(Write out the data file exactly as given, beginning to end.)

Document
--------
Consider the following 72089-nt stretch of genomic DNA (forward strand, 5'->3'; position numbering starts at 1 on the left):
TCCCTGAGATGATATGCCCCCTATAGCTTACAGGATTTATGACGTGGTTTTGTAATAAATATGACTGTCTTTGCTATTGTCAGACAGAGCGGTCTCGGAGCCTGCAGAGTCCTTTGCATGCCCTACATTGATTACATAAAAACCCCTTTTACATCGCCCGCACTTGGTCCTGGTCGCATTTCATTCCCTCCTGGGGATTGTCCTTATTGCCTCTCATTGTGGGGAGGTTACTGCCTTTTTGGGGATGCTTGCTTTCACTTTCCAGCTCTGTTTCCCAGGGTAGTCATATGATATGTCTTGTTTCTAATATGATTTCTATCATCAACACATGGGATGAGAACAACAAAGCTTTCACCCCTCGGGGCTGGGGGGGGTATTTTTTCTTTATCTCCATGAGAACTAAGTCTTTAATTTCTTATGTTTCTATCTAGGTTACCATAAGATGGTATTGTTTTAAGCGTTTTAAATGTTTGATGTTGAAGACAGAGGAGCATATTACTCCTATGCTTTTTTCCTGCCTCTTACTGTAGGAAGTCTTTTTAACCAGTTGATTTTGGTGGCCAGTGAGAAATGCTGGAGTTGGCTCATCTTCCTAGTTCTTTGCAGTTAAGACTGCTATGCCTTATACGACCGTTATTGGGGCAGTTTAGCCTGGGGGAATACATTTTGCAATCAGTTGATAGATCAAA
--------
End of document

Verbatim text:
Consider the following 72089-nt stretch of genomic DNA (forward strand, 5'->3'; position numbering starts at 1 on the left):
TCCCTGAGATGATATGCCCCCTATAGCTTACAGGATTTATGACGTGGTTTTGTAATAAATATGACTGTCTTTGCTATTGTCAGACAGAGCGGTCTCGGAGCCTGCAGAGTCCTTTGCATGCCCTACATTGATTACATAAAAACCCCTTTTACATCGCCCGCACTTGGTCCTGGTCGCATTTCATTCCCTCCTGGGGATTGTCCTTATTGCCTCTCATTGTGGGGAGGTTACTGCCTTTTTGGGGATGCTTGCTTTCACTTTCCAGCTCTGTTTCCCAGGGTAGTCATATGATATGTCTTGTTTCTAATATGATTTCTATCATCAACACATGGGATGAGAACAACAAAGCTTTCACCCCTCGGGGCTGGGGGGGGTATTTTTTCTTTATCTCCATGAGAACTAAGTCTTTAATTTCTTATGTTTCTATCTAGGTTACCATAAGATGGTATTGTTTTAAGCGTTTTAAATGTTTGATGTTGAAGACAGAGGAGCATATTACTCCTATGCTTTTTTCCTGCCTCTTACTGTAGGAAGTCTTTTTAACCAGTTGATTTTGGTGGCCAGTGAGAAATGCTGGAGTTGGCTCATCTTCCTAGTTCTTTGCAGTTAAGACTGCTATGCCTTATACGACCGTTATTGGGGCAGTTTAGCCTGGGGGAATACATTTTGCAATCAGTTGATAGATCAAA